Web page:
Plaintiff W. W. Peterson testified: “I heard something that day. It sounded like an explosion ... Yes sir, it was a tremendous noise, and it shook the building we were in. Yes sir, I felt a concussion, a vibration from that noise. Yes sir, there was a compression. Our garage has a forty-foot span with two steel beam stringers trussed from one pilaster to the other. Our garage does not have any structure under the roof or over the roof. We looked up and those trusses were vibrating . . . There were two doors that were not up at that time .... and the vibration from that noise had those doors going in and out approximately three inches. Yes sir, the doors shook .... I felt the ground shock. I was working on a car inside the shop. I went outside the minute the shock was over. We looked to see if we could find any fire or smoke, because we knew something had 'blown up. ... I did not see any airplanes in the sky. ... I could not determine where this tremendous noise and force came from. . . . There was a tremendous noise and pressure and the earth trembled. ...”

The incident about which he testified occurred between 11:00 o’clock and 12:00 o’clock. He went to lunch about 1:00 o’clock. He then observed: “. . . the porch had been moved over from the house over 3/8 inch at one end. The porch consists of a cement slab approximately three inches thick; eight feet wide and twelve feet in length. Yes sir, it was separated from the house. Then we seen some small particles of cement, or chips, and at that point we seen the places where they were busted open all over the house. The blocks were busted open and at the southwest corner every block had split, and the more we went around the house, the more we found wrong with it. . . . There are glass, frame windows in the house, I did not find *63any windows broken out. ... We were living in it. We had a cabinet 36 inches high in the kitchen. No, we did not find any dishes or china broken; they were on the top shelf. They were not thrown to the floor. . . . No water pipes were broken that I know of. ... I found no sign of damage to the electrical fixtures. We have an oil fired furnace; kerosene oil. . . . That was not damaged. The tank outside was not disturbed. It was still on its foundation. . . . My garage is approximately 200 feet from the nearest comer of my house; it is less than a city block. . . . Yes sir, it shocked the floor. Yes sir, I could feel the floor vibrate. ... As far as I know, there was no explosion of anything in my house. I have a barn. There was nothing in it that could have exploded. I have a pump house. There was nothing in it that could have exploded. Yes sir, when I heard this noise, and felt this vibration in the garage, we run out into the open. ... I have not determined what caused those vibrations or where they originated from. I felt that was not up to me to have to prove what done my damages.”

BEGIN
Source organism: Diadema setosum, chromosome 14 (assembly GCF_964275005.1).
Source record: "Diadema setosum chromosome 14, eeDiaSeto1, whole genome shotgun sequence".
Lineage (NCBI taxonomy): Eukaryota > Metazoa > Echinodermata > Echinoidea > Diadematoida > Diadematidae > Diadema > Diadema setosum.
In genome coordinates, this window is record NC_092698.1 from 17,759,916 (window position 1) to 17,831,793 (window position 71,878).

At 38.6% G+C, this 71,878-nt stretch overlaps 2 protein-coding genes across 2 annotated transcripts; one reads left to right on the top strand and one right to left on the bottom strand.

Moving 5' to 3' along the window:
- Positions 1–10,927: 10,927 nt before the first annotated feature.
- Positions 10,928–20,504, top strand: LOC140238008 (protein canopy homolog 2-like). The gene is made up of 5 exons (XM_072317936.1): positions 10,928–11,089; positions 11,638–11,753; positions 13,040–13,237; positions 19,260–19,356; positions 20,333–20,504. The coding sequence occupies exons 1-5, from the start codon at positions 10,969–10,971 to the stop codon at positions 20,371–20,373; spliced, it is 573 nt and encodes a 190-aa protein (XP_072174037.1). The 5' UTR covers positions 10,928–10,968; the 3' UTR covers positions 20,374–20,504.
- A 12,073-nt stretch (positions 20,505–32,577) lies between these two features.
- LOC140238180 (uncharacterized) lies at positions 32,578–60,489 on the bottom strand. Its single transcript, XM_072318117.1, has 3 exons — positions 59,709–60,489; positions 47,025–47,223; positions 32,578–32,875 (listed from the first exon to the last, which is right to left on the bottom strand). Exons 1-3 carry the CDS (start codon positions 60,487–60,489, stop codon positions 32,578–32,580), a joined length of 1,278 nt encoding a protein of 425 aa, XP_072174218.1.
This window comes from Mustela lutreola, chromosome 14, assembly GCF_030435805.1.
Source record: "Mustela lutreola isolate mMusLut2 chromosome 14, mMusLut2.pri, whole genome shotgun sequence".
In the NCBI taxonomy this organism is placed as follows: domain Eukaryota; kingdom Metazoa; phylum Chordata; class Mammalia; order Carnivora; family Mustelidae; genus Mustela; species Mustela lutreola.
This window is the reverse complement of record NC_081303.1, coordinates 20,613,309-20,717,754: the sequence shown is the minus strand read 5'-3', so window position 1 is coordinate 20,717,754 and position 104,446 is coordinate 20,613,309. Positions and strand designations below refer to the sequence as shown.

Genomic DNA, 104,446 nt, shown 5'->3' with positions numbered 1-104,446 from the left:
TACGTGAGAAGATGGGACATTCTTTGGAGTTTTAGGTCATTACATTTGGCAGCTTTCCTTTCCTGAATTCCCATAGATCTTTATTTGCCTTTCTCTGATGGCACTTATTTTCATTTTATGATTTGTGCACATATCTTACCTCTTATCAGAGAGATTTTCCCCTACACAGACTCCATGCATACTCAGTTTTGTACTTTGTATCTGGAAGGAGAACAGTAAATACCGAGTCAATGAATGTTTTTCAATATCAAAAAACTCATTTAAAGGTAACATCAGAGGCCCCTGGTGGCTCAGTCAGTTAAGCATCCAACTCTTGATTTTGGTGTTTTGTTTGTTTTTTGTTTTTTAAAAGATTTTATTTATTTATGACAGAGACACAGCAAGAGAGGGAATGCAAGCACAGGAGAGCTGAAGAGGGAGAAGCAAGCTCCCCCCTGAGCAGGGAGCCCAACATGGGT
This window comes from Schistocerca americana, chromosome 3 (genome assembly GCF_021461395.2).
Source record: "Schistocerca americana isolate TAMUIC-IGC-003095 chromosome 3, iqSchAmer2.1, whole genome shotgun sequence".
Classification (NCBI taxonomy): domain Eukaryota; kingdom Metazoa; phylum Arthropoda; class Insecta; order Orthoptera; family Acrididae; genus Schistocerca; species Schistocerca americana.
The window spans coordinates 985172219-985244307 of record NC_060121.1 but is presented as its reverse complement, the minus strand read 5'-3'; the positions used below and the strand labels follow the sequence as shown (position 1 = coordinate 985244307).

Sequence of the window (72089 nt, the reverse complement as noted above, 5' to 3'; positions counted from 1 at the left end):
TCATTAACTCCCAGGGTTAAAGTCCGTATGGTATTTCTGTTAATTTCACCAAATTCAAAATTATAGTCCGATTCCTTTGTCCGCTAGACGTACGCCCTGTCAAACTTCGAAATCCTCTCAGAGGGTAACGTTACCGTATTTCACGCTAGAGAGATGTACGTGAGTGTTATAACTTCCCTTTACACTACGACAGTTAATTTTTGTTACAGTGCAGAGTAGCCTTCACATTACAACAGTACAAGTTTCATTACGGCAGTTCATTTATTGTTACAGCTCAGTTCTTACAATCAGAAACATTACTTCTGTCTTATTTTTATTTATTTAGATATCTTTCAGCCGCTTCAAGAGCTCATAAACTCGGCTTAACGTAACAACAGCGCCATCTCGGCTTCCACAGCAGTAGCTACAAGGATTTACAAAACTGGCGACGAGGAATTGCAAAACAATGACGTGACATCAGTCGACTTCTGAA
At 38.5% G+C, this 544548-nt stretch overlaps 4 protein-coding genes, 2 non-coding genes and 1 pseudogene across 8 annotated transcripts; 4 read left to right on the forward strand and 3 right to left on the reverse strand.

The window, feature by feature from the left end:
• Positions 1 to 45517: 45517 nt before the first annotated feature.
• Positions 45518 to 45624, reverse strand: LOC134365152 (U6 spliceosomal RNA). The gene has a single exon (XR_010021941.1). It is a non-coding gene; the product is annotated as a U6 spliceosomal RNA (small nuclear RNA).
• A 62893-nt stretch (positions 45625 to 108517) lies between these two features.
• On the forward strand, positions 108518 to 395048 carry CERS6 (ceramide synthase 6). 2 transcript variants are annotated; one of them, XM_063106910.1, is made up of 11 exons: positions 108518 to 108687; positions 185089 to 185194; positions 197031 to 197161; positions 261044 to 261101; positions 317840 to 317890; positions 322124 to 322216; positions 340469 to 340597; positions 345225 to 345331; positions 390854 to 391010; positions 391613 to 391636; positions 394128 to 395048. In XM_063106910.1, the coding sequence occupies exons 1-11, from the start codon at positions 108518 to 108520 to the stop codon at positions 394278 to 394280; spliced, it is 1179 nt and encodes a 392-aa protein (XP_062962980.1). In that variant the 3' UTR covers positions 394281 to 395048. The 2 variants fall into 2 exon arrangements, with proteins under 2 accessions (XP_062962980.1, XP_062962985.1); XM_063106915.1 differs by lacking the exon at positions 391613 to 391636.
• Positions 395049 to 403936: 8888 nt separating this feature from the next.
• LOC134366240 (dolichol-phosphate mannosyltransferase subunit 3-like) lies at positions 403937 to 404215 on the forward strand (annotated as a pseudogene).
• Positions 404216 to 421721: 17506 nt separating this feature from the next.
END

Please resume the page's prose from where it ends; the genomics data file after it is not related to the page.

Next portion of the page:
Norwood Sommersett testified: “On that date I was under the hood of an automobile. The automobile was in the garage. I heard a blast with a pressure behind it on my body. I was looking out for myself. Yes sir, I heard a blast. Everything shook; me and the ground. No sir, I had never felt a pressure that struck my body before or since like that.”